A Vegetarian in Spain

A Vegetarian in Spain

There is no denying that Spain is a land of carnivores. Every where I walk I see fresh and cured meats in display cases, on restaurants menus or hanging from the ceiling. There is even a dried pig’s leg in my kitchen. There is still hair on it people! As a self proclaimed “pollo-tarian” who has trouble eating off the bones of chicken, I originally found it difficult to find things to eat without seeming like a big burden to others. In reality, I found that if you if you firmly stake your ground, you will thrive abroad as a vegetarian  in even the most carnivorous of countries.

One of many pigs I saw roasting at a Roman fair in the city of Córdoba

One of many pigs I saw roasting at a Roman fair in the city of Córdoba


So, how did I change things? 

The host family


Pork chops for my protein-loving roommate.

Staying with a host family is wonderful and I highly recommend the experience. However, having someone cook your meals for you also means that you do not always have a choice when it comes to what you have for dinner. If you want to experience everyday gastronomy of a culture while still staying true to your health and personal beliefs, start off by making your eating habits VERY clear on your housing application. Although it may seem like you are coming off as high maintenance, you will have a lot easier time making your tastes known earlier. Otherwise, the day will come when you have a large plate of duck liver in front of you and sweet women eagerly smiling at you from the other side of the table.


This is the only time I felt like I had been given too many vegetables by my host mom. Here you can see my lunch of mushrooms, pumpkin and broccoli sautéed in olive oil.

If you do end up being served something you do not like, it is also important to make that clear. I had to switch host moms last minute, so I was met with a woman who did not have prior experience with vegetarians. Apparently, in Spain pig is such a big deal that she figured she could change my mind with a piece of breaded and fried ham and cheese—I was not in agreement. This was one of the tougher nights I had with my host mom, but now I get heaps of vegetables every day and small chicken dishes only a couple times a week. Life is good.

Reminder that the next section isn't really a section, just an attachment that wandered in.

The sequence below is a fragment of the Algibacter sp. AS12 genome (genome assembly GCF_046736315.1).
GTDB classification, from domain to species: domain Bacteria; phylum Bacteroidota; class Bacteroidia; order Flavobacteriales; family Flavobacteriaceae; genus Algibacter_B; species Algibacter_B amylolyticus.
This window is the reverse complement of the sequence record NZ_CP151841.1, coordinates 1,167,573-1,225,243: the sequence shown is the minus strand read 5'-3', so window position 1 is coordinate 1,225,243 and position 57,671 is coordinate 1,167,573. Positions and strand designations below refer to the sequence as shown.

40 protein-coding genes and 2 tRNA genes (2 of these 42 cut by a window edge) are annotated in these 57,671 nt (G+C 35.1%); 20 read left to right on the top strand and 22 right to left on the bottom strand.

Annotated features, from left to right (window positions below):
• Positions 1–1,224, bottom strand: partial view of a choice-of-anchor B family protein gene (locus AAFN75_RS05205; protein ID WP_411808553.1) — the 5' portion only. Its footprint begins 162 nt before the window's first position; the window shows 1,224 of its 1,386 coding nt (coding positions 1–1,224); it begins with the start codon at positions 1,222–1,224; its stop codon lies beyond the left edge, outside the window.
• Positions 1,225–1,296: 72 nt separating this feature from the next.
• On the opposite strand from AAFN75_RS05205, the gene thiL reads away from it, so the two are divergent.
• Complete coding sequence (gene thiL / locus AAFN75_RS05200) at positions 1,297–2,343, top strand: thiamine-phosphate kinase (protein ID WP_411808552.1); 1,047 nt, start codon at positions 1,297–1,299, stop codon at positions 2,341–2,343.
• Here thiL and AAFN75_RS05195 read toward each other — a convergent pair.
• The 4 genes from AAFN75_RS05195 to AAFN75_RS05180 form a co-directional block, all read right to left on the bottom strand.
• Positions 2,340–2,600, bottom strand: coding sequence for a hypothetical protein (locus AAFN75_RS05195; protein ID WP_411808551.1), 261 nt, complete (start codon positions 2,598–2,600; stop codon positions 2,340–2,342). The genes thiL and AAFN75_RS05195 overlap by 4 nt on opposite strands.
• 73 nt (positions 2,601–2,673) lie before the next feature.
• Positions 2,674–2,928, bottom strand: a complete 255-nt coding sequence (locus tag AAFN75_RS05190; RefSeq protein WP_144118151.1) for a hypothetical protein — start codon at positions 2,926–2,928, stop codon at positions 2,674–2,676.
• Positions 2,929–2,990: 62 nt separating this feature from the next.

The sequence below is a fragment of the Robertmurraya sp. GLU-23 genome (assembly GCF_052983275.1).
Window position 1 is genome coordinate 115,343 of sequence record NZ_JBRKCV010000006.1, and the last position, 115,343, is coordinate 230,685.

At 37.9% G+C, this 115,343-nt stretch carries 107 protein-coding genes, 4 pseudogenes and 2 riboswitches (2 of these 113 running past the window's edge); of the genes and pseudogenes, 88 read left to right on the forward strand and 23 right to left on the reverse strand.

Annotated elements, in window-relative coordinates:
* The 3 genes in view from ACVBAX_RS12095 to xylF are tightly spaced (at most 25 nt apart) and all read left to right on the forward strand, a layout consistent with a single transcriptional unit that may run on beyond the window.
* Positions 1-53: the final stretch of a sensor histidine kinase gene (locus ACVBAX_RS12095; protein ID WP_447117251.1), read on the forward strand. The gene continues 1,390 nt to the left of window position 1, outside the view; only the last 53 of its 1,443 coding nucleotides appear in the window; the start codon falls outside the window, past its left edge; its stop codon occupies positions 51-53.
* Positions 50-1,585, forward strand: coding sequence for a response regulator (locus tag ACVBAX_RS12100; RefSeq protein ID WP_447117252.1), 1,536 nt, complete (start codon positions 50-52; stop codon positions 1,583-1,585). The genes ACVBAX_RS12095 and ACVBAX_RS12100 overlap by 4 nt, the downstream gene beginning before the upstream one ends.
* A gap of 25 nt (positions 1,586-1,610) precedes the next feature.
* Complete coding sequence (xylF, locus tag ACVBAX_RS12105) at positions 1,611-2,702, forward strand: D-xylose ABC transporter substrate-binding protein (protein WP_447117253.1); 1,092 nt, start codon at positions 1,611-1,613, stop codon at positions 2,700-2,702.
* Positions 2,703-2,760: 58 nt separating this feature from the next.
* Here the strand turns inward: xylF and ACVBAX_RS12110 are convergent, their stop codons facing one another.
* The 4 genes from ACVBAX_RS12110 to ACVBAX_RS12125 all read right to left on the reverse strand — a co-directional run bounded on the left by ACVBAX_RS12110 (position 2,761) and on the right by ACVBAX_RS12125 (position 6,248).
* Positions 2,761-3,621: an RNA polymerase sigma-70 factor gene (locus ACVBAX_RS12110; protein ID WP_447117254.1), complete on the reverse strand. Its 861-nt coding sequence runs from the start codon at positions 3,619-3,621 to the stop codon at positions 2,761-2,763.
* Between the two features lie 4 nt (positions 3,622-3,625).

(AKA Dining Out)



A fine example of a tapas plate in Granada…see that fried item in the corner? Think it’s a mangled chicken leg? WRONG that’s a frog people!

In Andalusia, tapas are complimentary with nearly every alcoholic beverage you order. They make for a cheap meal, a giddy buzz, great conversation and allow you to try a handful of smaller dishes without gaining 50 pounds. At times, it may seem like the tapas following is against you though. Some restaurants do not let you choose what you receive with your beverage, while others offer a lot of meat and seafood.


This is the best salad I have ever had in my life, and I found it in Spain. Starring mixed greens, apples, roasted potatoes, candied nuts, carrots, beets, dried fruits, cucumber and some damn good cheese. Each section of the salad seemed to be featuring a different set of flavors, but everything worked together wonderfully.

Do not fret though! I have been able to find a tapa at every restaurant and bar I have visited. Learn the names of your favorite veggies and your most hated meats so that, when you have a choice, you can select something that you like. If you do not have a choice, simply ask the bartender for a vegetarian tapa. Although they are elusive, I have met vegetarians in Spain and they all do this too.

Give these dishes are try if you can:

  • Salmorejo=Tomato gazpacho with avocado
  • Berenjena frita con miel=Fried eggplant with honey
  • Tostada con tomate y aguacate=Toasted bread with tomato and avocado
  • Tortilla Española=An omelet of potatoes and caramelized onions
  • Patatas bravas=Fried potatoes with a mayonnaise or red tomato sauce
  • Ensalada de garbanzos=Chickpea salad
  • Croquetas de verduras=A mash up of different vegetables and cheese, breaded and fried


If you are living in an apartment and cooking for yourself, you will have absolutely no problems finding what you need. Spain does love its produce, especially in the covered markets in the larger cities.


Fruit exists!



Looking for a protein fix? The extensive nut selection helps you stave off your hunger.